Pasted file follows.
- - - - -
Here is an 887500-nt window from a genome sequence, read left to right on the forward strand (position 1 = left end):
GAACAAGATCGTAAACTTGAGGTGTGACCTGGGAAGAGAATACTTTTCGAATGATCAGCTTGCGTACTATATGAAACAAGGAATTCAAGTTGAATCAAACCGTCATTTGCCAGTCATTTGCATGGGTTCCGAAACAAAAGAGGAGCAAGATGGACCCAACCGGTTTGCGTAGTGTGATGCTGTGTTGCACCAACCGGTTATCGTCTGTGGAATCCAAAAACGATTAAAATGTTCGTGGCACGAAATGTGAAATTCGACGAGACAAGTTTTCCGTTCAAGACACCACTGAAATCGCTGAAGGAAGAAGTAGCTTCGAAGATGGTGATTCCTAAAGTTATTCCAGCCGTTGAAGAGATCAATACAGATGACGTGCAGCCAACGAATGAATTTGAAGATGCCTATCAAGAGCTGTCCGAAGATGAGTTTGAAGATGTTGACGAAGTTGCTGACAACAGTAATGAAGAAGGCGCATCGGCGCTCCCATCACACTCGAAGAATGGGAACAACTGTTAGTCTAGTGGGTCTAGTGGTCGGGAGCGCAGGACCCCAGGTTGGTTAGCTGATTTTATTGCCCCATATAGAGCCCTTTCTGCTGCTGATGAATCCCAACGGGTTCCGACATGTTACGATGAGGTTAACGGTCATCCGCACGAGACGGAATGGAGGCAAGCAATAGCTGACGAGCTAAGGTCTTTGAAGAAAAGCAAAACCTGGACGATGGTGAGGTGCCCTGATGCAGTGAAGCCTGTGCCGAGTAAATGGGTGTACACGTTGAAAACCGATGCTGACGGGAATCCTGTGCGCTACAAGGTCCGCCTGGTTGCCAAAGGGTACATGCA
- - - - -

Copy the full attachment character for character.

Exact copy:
Here is an 887500-nt window from a genome sequence, read left to right on the forward strand (position 1 = left end):
GAACAAGATCGTAAACTTGAGGTGTGACCTGGGAAGAGAATACTTTTCGAATGATCAGCTTGCGTACTATATGAAACAAGGAATTCAAGTTGAATCAAACCGTCATTTGCCAGTCATTTGCATGGGTTCCGAAACAAAAGAGGAGCAAGATGGACCCAACCGGTTTGCGTAGTGTGATGCTGTGTTGCACCAACCGGTTATCGTCTGTGGAATCCAAAAACGATTAAAATGTTCGTGGCACGAAATGTGAAATTCGACGAGACAAGTTTTCCGTTCAAGACACCACTGAAATCGCTGAAGGAAGAAGTAGCTTCGAAGATGGTGATTCCTAAAGTTATTCCAGCCGTTGAAGAGATCAATACAGATGACGTGCAGCCAACGAATGAATTTGAAGATGCCTATCAAGAGCTGTCCGAAGATGAGTTTGAAGATGTTGACGAAGTTGCTGACAACAGTAATGAAGAAGGCGCATCGGCGCTCCCATCACACTCGAAGAATGGGAACAACTGTTAGTCTAGTGGGTCTAGTGGTCGGGAGCGCAGGACCCCAGGTTGGTTAGCTGATTTTATTGCCCCATATAGAGCCCTTTCTGCTGCTGATGAATCCCAACGGGTTCCGACATGTTACGATGAGGTTAACGGTCATCCGCACGAGACGGAATGGAGGCAAGCAATAGCTGACGAGCTAAGGTCTTTGAAGAAAAGCAAAACCTGGACGATGGTGAGGTGCCCTGATGCAGTGAAGCCTGTGCCGAGTAAATGGGTGTACACGTTGAAAACCGATGCTGACGGGAATCCTGTGCGCTACAAGGTCCGCCTGGTTGCCAAAGGGTACATGCA